Monday, June 11, 2018

#Pakistani #Christians Under Attack : Asylum family in plea to PM over fears of death in Pakistan

A Christian man who has spent six years seeking asylum has appealed to the prime minister to allow him and his family to stay in the UK.
Maqsood Bakhsh fled Pakistan in 2012 with his wife and two sons after Islamic extremists threatened to kill him because of his religious beliefs.
They now live in Glasgow and fear their lives would be in danger if they returned to Pakistan.
The Home Office said every asylum case was assessed on its individual merits.
It said officials would contact the Bakhsh family to discuss their circumstances after their case was highlighted by the Church of Scotland.
The catalyst for Mr Bakhsh leaving Pakistan with his wife Parveen, their sons Somer and Areebs - then aged nine and seven - was the murder of two Christians shot outside a court in Faisalabad in 2010.
Pastor Rashid Emmanuel, 32, and Sajid, 24, were accused of writing a pamphlet critical of the Prophet Muhammad that flouted Pakistan's controversial blasphemy law, which carries the death penalty.
Mr Bakhsh, 50, claims the people responsible for the deaths believed he was in league with the two men and would kill him and his family if they had the chance.
The Home Office has rejected the family's previous asylum applications and they have now been told they have exhausted the process and have no right to appeal.
However, they plan to launch a legal challenge.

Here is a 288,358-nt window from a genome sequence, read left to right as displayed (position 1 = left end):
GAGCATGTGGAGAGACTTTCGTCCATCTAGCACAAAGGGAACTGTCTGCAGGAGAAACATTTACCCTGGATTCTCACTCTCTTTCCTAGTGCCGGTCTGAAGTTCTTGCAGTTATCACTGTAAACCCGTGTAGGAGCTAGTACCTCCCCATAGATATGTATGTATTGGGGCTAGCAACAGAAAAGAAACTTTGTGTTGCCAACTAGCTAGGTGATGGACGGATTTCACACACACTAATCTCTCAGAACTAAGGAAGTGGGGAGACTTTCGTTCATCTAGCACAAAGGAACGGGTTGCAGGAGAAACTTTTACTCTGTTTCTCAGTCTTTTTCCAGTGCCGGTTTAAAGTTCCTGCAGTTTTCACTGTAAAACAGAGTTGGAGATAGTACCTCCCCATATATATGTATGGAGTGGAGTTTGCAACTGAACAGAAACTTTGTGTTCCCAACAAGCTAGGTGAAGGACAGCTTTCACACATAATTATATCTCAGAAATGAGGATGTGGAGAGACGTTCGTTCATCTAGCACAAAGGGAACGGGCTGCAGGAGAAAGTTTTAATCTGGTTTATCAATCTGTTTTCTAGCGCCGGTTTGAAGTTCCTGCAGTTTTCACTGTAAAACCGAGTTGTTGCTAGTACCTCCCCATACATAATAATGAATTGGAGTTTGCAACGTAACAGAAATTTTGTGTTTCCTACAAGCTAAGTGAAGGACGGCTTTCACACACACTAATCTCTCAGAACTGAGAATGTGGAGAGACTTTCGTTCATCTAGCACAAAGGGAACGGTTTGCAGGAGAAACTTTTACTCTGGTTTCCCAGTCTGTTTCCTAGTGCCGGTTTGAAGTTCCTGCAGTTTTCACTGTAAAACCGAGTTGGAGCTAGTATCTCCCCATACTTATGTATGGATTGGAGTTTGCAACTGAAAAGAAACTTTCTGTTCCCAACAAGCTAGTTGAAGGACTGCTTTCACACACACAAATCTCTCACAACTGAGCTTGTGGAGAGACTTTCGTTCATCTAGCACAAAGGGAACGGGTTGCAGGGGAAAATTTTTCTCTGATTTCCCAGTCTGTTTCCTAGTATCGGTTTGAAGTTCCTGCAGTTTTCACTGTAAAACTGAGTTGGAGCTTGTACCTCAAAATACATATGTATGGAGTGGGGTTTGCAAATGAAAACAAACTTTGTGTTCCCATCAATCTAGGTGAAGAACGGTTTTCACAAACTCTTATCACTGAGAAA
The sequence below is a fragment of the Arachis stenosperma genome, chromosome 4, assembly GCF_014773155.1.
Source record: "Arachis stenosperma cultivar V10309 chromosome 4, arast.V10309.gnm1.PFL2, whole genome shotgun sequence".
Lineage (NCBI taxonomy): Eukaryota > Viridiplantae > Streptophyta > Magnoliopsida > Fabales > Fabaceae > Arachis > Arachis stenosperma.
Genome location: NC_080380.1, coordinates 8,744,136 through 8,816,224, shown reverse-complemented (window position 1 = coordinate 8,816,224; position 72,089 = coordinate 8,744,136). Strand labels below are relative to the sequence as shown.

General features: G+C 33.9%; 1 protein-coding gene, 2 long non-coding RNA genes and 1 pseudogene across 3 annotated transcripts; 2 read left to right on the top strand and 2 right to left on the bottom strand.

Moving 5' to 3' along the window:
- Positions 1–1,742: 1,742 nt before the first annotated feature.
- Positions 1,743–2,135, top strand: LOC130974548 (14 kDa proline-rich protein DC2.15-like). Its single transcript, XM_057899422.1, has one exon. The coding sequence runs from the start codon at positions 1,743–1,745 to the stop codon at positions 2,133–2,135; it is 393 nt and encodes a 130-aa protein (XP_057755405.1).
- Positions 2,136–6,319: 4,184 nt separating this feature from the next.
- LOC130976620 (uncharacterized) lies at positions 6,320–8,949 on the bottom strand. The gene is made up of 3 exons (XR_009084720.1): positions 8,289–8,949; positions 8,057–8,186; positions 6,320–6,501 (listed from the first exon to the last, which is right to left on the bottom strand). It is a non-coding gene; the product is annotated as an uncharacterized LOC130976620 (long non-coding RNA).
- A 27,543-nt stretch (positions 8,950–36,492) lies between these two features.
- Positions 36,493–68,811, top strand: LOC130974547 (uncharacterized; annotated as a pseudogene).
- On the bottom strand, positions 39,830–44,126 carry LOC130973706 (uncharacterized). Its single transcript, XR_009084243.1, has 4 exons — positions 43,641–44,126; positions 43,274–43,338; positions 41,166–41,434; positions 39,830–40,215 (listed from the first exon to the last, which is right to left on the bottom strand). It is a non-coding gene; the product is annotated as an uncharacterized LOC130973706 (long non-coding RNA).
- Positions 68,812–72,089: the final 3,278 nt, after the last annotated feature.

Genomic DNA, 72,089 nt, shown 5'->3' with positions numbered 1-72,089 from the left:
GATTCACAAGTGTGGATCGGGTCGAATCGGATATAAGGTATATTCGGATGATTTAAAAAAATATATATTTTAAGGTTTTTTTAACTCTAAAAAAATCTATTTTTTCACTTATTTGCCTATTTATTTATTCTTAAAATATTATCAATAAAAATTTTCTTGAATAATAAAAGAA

'My sons feel safe here'

Mr Bakhsh said: "Prime Minister, please help us because I do not understand why the Home Office keep rejecting us.
"They keep telling us that some parts of Pakistan are safe for Christians.
"It is true that lots of Christians live in Pakistan but once you have been targeted by Islamic extremists who know your name and your face, it is impossible to live.
"Four of my friends have been killed by Islamic extremists and my sister-in-law's brother is serving life in jail because of the blasphemy law.
"My nephew was kidnapped last month and no one knows what has happened to him."
Mr Bakhsh, who was a commissioner at the Kirk's General Assembly in 2017, worked as a data analyst in Pakistan and holds two masters degrees, while his wife is a trained neo-natal midwife with 17 years experience.
Due to their immigration status both have been unable to work since arriving in Scotland and survive on benefits and charity.
Mr Bakhsh added: "We love this city, my sons feel Scottish and they are thriving here.
"They feel safe, which is my biggest concern, and want to stay with all their friends - the only people they know - and get a good education."
Rev Linda Pollock, minister at Possilpark Parish Church where Mr Bakhsh is an elder, said their situation was "unconscionable".
She added: "I hope that the Home Office will re-examine the family's case, stop treating them as numbers and acknowledge them as human beings because they have so much to give to Scotland."
The family's MP, Labour's Paul Sweeney, plans to raise the case in the House of Commons.
A Home Office spokeswoman said: "The UK has a proud history of granting asylum to those who need our protection and every case is assessed on its individual merits."

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